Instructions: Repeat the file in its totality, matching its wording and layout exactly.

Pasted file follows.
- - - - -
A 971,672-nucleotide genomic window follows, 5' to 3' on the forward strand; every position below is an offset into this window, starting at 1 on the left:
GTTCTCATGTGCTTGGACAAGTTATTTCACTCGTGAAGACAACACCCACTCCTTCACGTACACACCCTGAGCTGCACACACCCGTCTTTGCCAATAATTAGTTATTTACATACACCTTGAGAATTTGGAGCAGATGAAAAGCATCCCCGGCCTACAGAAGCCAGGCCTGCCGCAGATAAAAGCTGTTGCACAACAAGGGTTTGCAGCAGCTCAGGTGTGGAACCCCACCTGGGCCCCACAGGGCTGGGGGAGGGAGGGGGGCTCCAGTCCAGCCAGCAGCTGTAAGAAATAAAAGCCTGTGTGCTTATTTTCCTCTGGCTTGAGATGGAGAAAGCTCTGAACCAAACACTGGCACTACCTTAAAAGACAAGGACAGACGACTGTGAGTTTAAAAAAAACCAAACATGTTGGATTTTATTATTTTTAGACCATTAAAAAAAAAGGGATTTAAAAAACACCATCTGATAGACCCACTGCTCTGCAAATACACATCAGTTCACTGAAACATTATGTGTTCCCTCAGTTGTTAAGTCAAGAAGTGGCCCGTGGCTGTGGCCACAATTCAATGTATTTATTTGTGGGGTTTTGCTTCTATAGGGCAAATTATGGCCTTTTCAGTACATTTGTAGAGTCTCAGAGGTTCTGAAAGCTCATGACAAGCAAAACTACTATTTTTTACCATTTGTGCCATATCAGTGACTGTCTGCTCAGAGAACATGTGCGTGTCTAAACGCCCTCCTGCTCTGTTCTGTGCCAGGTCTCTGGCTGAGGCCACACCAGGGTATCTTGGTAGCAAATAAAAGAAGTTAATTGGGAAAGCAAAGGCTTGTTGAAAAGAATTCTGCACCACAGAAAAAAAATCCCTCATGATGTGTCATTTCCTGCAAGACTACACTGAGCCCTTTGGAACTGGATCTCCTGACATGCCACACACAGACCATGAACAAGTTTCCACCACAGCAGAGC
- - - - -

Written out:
A 971,672-nucleotide genomic window follows, 5' to 3' on the forward strand; every position below is an offset into this window, starting at 1 on the left:
GTTCTCATGTGCTTGGACAAGTTATTTCACTCGTGAAGACAACACCCACTCCTTCACGTACACACCCTGAGCTGCACACACCCGTCTTTGCCAATAATTAGTTATTTACATACACCTTGAGAATTTGGAGCAGATGAAAAGCATCCCCGGCCTACAGAAGCCAGGCCTGCCGCAGATAAAAGCTGTTGCACAACAAGGGTTTGCAGCAGCTCAGGTGTGGAACCCCACCTGGGCCCCACAGGGCTGGGGGAGGGAGGGGGGCTCCAGTCCAGCCAGCAGCTGTAAGAAATAAAAGCCTGTGTGCTTATTTTCCTCTGGCTTGAGATGGAGAAAGCTCTGAACCAAACACTGGCACTACCTTAAAAGACAAGGACAGACGACTGTGAGTTTAAAAAAAACCAAACATGTTGGATTTTATTATTTTTAGACCATTAAAAAAAAAGGGATTTAAAAAACACCATCTGATAGACCCACTGCTCTGCAAATACACATCAGTTCACTGAAACATTATGTGTTCCCTCAGTTGTTAAGTCAAGAAGTGGCCCGTGGCTGTGGCCACAATTCAATGTATTTATTTGTGGGGTTTTGCTTCTATAGGGCAAATTATGGCCTTTTCAGTACATTTGTAGAGTCTCAGAGGTTCTGAAAGCTCATGACAAGCAAAACTACTATTTTTTACCATTTGTGCCATATCAGTGACTGTCTGCTCAGAGAACATGTGCGTGTCTAAACGCCCTCCTGCTCTGTTCTGTGCCAGGTCTCTGGCTGAGGCCACACCAGGGTATCTTGGTAGCAAATAAAAGAAGTTAATTGGGAAAGCAAAGGCTTGTTGAAAAGAATTCTGCACCACAGAAAAAAAATCCCTCATGATGTGTCATTTCCTGCAAGACTACACTGAGCCCTTTGGAACTGGATCTCCTGACATGCCACACACAGACCATGAACAAGTTTCCACCACAGCAGAGC